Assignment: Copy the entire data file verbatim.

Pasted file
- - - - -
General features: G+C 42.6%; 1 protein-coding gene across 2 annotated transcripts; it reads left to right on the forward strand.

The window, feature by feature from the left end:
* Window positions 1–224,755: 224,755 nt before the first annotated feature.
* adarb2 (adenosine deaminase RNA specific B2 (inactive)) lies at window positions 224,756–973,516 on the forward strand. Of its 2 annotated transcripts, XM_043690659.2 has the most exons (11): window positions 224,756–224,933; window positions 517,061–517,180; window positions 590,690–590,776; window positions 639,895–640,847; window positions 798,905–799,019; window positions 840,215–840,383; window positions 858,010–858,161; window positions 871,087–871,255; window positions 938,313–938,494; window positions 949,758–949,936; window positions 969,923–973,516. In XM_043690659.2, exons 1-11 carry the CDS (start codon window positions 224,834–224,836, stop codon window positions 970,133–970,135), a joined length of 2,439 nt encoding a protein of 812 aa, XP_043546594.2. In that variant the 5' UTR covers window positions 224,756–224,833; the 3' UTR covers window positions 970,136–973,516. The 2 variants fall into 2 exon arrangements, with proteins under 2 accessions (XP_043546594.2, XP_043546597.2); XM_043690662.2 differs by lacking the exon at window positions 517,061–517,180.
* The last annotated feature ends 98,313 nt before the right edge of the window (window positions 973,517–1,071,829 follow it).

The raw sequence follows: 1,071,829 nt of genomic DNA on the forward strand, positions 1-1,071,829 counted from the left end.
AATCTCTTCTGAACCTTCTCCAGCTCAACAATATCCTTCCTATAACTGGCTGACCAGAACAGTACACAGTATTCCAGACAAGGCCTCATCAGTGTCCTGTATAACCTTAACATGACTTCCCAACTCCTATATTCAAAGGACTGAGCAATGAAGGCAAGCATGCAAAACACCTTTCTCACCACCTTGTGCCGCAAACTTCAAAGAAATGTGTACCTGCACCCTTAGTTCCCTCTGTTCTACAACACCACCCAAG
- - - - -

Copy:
General features: G+C 42.6%; 1 protein-coding gene across 2 annotated transcripts; it reads left to right on the forward strand.

The window, feature by feature from the left end:
* Window positions 1–224,755: 224,755 nt before the first annotated feature.
* adarb2 (adenosine deaminase RNA specific B2 (inactive)) lies at window positions 224,756–973,516 on the forward strand. Of its 2 annotated transcripts, XM_043690659.2 has the most exons (11): window positions 224,756–224,933; window positions 517,061–517,180; window positions 590,690–590,776; window positions 639,895–640,847; window positions 798,905–799,019; window positions 840,215–840,383; window positions 858,010–858,161; window positions 871,087–871,255; window positions 938,313–938,494; window positions 949,758–949,936; window positions 969,923–973,516. In XM_043690659.2, exons 1-11 carry the CDS (start codon window positions 224,834–224,836, stop codon window positions 970,133–970,135), a joined length of 2,439 nt encoding a protein of 812 aa, XP_043546594.2. In that variant the 5' UTR covers window positions 224,756–224,833; the 3' UTR covers window positions 970,136–973,516. The 2 variants fall into 2 exon arrangements, with proteins under 2 accessions (XP_043546594.2, XP_043546597.2); XM_043690662.2 differs by lacking the exon at window positions 517,061–517,180.
* The last annotated feature ends 98,313 nt before the right edge of the window (window positions 973,517–1,071,829 follow it).

The raw sequence follows: 1,071,829 nt of genomic DNA on the forward strand, positions 1-1,071,829 counted from the left end.
AATCTCTTCTGAACCTTCTCCAGCTCAACAATATCCTTCCTATAACTGGCTGACCAGAACAGTACACAGTATTCCAGACAAGGCCTCATCAGTGTCCTGTATAACCTTAACATGACTTCCCAACTCCTATATTCAAAGGACTGAGCAATGAAGGCAAGCATGCAAAACACCTTTCTCACCACCTTGTGCCGCAAACTTCAAAGAAATGTGTACCTGCACCCTTAGTTCCCTCTGTTCTACAACACCACCCAAG